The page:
Game Review | Lacuna – every action has a reaction
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If I had to choose any life for myself, I would be living some time in the future so distant that it’s started to look like the past. I see somewhere dirty and grungy set in the ruins of what used to be a cyberpunk metropolis. In the middle of this dystopian future, I stand. I can see myself as a hard-hitting, takes-no-shit detective who is here to drink whiskey and solve crime, and I’m all out of whisky.
Lacuna delivers everything I could want out of my fantasy life at its core. It lets me experience what this type of future would be like while wrapped up as a pixel art sidescroller puzzler- arguably the best kind of sidescroller around. Lacuna is entirely based on consequences, both good and bad. You know how every second game promises that your choices matter? Well, in Lacuna, it does.
Every choice you make (or don’t) and every puzzle you manage to solve (or don’t) rockets the game forward in a direction your actions have paved. Having everything you do matter creates a game that will have your emotions jumping between a sense of accomplishment and utter defeat regularly. At the same time, you’ll find yourself being pulled further and further into Lacuna’s fascinating world, where complete failure is most definitely an option.
Without going too far into spoiler territory, the main story of Lacuna takes place on a planet called Ghara in a city called Louville. Ghara is what you’d get if you take our lives on Earth and stick them on another planet. It’s somehow comforting in how recognisable it is. In the world, Lacuna creates, there are multiple other habitable planets like Ghara. As you’d expect, governments, corporations and religious organisations are constantly locked in battles over control of these planets.
The game starts with a prologue I won’t speak about here before dropping you, the player, on Ghara in the present day. You will be playing Neil Conrad, a detective who focuses on major crimes and ticks every stereotypical box. Trench coat? Check. Ex-wife? Check. Smoker? Check. Total badass? Well, if you play your choices well enough, then check. Through your choices, you will shape who Neil is in a way that feels so natural it’s almost like you’re the writer moulding the character for the first time.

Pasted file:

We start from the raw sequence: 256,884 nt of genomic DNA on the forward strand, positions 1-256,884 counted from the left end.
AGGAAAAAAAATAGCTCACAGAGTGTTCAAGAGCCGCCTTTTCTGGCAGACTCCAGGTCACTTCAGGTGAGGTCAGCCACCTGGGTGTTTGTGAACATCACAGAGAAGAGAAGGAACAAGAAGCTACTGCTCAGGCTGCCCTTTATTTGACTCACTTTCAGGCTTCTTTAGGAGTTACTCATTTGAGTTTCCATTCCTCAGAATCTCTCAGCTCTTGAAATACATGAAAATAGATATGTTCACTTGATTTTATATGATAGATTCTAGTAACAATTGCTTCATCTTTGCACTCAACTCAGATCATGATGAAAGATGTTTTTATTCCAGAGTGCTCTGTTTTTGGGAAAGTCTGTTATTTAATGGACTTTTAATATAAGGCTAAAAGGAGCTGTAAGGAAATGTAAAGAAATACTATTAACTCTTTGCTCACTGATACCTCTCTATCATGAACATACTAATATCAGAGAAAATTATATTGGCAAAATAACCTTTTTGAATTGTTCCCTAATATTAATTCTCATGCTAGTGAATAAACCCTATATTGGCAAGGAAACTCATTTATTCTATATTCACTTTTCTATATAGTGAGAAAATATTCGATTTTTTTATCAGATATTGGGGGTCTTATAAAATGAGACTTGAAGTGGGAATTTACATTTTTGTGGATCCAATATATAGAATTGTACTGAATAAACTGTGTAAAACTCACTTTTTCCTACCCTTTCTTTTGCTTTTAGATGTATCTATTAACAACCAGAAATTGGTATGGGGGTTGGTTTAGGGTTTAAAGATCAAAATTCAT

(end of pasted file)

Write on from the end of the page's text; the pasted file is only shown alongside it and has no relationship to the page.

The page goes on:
The story is filled with twists, turns, branching pathways and small details for you to discover. Provided you are willing to commit to quite a lot of reading. The story can be as straightforward or complex as you want it to be, depending on the amount of time and effort you put into playing the game. The game’s lack of a manual save also means there is a lot of replay value because, on your first playthrough, you quickly realise you will be forced to live with every single choice you make and that there is no undo. The game keeps moving forward regardless of any regret you might have.
There are many moving parts to Lacuna, and when you start to solve your first case, you’re bound to feel overwhelmed by it all. It’s a lot, from filling out case reports to reading files, managing conversations, and making hard calls about interpreting evidence. However, it’s this sheer amount of information that makes Lacuna work. Very seldom in detective-style games do I feel like a detective. Yet, in Lacuna, I never even doubted that I was one. I doubted if I SHOULD be one but never what my role and importance to the game was.
Not everything in the game is voiced, but the parts that are, feel wonderful. The music is everything you’d expect from a crime-noir story, warm feeling jazz all the way. Lacuna is at its best an involved, multilayered, investigative mystery and, at its worst, a beautifully detailed sidescrolling game with puzzles thrown in. The game never holds your hand, and it doesn’t even pretend to. There are very genuine repercussions for not paying attention and not doing the work.
Playing through Lacuna can take you anywhere from 4 to 7 hours for your first playthrough. However, suppose you’re anything like me. In that case, you’re going to be itching to jump straight back in the moment you’re done, trying to play the elusive “perfect” game where every puzzle you solve correctly and every choice you make is correct.